When the Seattle Sounders picked up veteran forward Herculez Gomez, it was pretty clear that his experience both in MLS and in Mexico was of great value to the team. Since joining the LA Galaxy in 2002, Gomez has played for five MLS clubs, as well as seven clubs in the Mexican first division.
Seattle's poor road record this season reflects a larger trend in MLS in recent seasons, and Gomez thinks that it's partly due to the grueling level of travel required in such a large country. "If you factor in the circumstances that we have with travel issues, playing surfaces, time zones, hotel stay, travel time, they all factor in," Gomez told the media after Wednesday's training session. "There's not one league around the world that has to deal with the travel issues that we have to deal with."
Compared to his time in Mexico, where Gomez said "our longest flight when i was at Tijuana and we had to go play in Chapas was maybe three hours and one time zone." Gomez remembers flying from Los Angeles to New York when he was with the Galaxy, "A five-and-a-half hour flight across three time zones." He said that back when the Red Bulls were called the MetroStars, the team played on a particularly awful turf that "can take its toll on your body, it can take a toll on you mentally."
The MLS Players' Union released their annual report of players' salaries this week, and Gomez talked on Howler Magazine's The Play podcast about his differing experiences in this area. He recalled his time at Kansas City, when teammates held up the local paper and read off every player's salaries in the locker room. Gomez also talked about his first contracts in MLS while playing for the LA Galaxy, the first of which was a "developmental contract" that totaled around $830 per month. He was upgraded to a "senior developmental contract" after that, which totaled around $1,265 per month. That season, Gomez was the team's MVP on the way to winning the double. He said he remembered thinking "I gotta get paid," but the team simply told him they'd be picking up the four-year option on his senior developmental contract.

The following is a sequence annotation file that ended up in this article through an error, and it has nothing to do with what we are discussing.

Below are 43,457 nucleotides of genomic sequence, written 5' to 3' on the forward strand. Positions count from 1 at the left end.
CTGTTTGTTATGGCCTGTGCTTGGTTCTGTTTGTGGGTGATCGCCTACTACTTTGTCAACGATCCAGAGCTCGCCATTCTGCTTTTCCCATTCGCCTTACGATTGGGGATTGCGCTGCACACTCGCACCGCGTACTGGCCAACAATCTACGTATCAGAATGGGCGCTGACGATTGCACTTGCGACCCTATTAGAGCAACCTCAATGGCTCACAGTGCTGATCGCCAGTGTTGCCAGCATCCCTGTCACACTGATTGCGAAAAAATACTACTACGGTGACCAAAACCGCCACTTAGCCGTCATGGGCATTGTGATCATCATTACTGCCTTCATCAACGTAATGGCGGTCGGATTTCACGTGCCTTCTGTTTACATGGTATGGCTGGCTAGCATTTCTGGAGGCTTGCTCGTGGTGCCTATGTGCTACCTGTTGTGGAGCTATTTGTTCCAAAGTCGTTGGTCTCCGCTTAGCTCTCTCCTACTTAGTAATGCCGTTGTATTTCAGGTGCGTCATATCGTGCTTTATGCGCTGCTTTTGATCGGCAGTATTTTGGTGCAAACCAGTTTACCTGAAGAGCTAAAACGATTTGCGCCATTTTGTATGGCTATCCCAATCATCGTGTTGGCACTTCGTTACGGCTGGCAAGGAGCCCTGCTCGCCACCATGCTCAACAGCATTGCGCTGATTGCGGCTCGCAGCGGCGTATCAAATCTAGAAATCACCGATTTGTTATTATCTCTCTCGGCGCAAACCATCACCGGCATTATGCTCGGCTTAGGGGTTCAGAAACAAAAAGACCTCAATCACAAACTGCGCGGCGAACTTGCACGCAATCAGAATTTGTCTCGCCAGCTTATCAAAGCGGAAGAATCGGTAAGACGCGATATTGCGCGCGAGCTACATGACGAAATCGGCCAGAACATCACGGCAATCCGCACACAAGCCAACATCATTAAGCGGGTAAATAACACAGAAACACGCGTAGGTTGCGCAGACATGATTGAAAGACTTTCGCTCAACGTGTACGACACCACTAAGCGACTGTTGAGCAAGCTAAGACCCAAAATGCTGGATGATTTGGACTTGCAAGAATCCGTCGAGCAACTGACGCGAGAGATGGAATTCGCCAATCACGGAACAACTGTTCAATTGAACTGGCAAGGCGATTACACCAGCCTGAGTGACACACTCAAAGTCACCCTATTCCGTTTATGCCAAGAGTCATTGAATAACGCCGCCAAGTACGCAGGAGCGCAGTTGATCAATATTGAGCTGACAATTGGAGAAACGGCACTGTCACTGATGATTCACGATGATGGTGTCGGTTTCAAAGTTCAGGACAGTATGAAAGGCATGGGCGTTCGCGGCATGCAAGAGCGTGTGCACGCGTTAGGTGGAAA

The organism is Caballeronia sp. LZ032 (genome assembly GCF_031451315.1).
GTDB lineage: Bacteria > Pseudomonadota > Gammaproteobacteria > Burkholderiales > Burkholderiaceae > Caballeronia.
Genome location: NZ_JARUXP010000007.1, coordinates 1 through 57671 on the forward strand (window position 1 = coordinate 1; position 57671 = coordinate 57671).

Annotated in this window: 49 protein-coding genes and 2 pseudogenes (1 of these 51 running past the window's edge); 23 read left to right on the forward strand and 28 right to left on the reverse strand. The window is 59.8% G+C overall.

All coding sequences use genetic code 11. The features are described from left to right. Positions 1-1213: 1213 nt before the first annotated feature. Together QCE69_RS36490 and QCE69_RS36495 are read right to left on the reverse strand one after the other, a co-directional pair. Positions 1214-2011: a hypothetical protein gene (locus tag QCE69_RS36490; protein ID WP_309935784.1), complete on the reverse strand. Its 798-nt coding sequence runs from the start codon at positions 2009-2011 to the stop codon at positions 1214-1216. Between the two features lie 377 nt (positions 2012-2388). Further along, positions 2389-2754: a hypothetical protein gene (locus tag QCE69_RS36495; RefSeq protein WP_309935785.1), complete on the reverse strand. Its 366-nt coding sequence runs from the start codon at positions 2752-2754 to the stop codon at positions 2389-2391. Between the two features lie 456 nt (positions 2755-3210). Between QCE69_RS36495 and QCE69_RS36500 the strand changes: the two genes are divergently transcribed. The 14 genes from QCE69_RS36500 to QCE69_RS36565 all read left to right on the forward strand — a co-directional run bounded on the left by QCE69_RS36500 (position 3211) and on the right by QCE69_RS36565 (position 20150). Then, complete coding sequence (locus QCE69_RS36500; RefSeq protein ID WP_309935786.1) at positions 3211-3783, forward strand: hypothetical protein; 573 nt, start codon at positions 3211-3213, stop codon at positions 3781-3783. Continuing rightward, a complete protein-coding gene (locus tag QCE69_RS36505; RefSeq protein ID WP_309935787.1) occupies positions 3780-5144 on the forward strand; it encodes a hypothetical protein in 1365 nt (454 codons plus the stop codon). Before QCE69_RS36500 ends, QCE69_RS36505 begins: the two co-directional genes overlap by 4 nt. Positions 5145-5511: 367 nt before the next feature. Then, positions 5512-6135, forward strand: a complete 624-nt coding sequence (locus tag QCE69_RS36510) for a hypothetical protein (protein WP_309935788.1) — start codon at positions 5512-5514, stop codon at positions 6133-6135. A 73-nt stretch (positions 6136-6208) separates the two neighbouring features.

Gomez has obviously upgraded from those measly contracts in the many years since, but at age 34, he's starting to plan for what happens when he has to finally hang up his boots. He said that "as you get older, you start planning ahead for what's after soccer," and stressed that he definitely has no plans on becoming a coach. "The game has given me so much, and it's something that I realized as I get older that I just need to be around."
He said he was first contacted by the MLS digital department to do some broadcasting work after Toronto was eliminated in last year's MLS Cup playoffs by the Montreal Impact. "I didn't know whether it would be in the cards or if I even wanted to do it. I tried it, it was refreshingly fun."
Since then, Gomez was brought on by FOX to join the broadcast team as a color analyst for this summer's Copa America Centenario. He got his first taste of this last weekend, when he was the color analyst for the USMNT's friendly with Puerto Rico on Sunday. Gomez said that he enjoyed it, but wasn't fully prepared for every aspect of being a broadcaster, noting that "it's a lot of work, I didn't realize that so much goes into it." As he joins up with FOX (while notably not missing any time with the Sounders), Gomez is hoping to turn this side gig into a second act when the time comes to blow the whistle on his playing career. "It's definitely fun, and I thought it went well for me my first time," he said, "I'm definitely looking forward to having a future with it."
Having secured 24 caps and scoring six goals for the United States national team, Gomez knows most of the players currently involved with it and has a pretty strong, unique perspective on the USA's chances at Copa America. He agrees with coach Jurgen Klinsmann's expectation of reaching the semi-finals of the tournament. Gomez says that the cards are in the USA's hands: "We're hosting a major tournament at home. We've got a deep enough pool. The talent is there for us to try to achieve something."
He admits that the group isn't easy, "but it'll never be an easy group in a major tournament, there will never be an easy game no matter who you face." But looking at where the team -- and the country -- stands heading into hosting their first Copa America, Gomez says "our goal has to be the semis."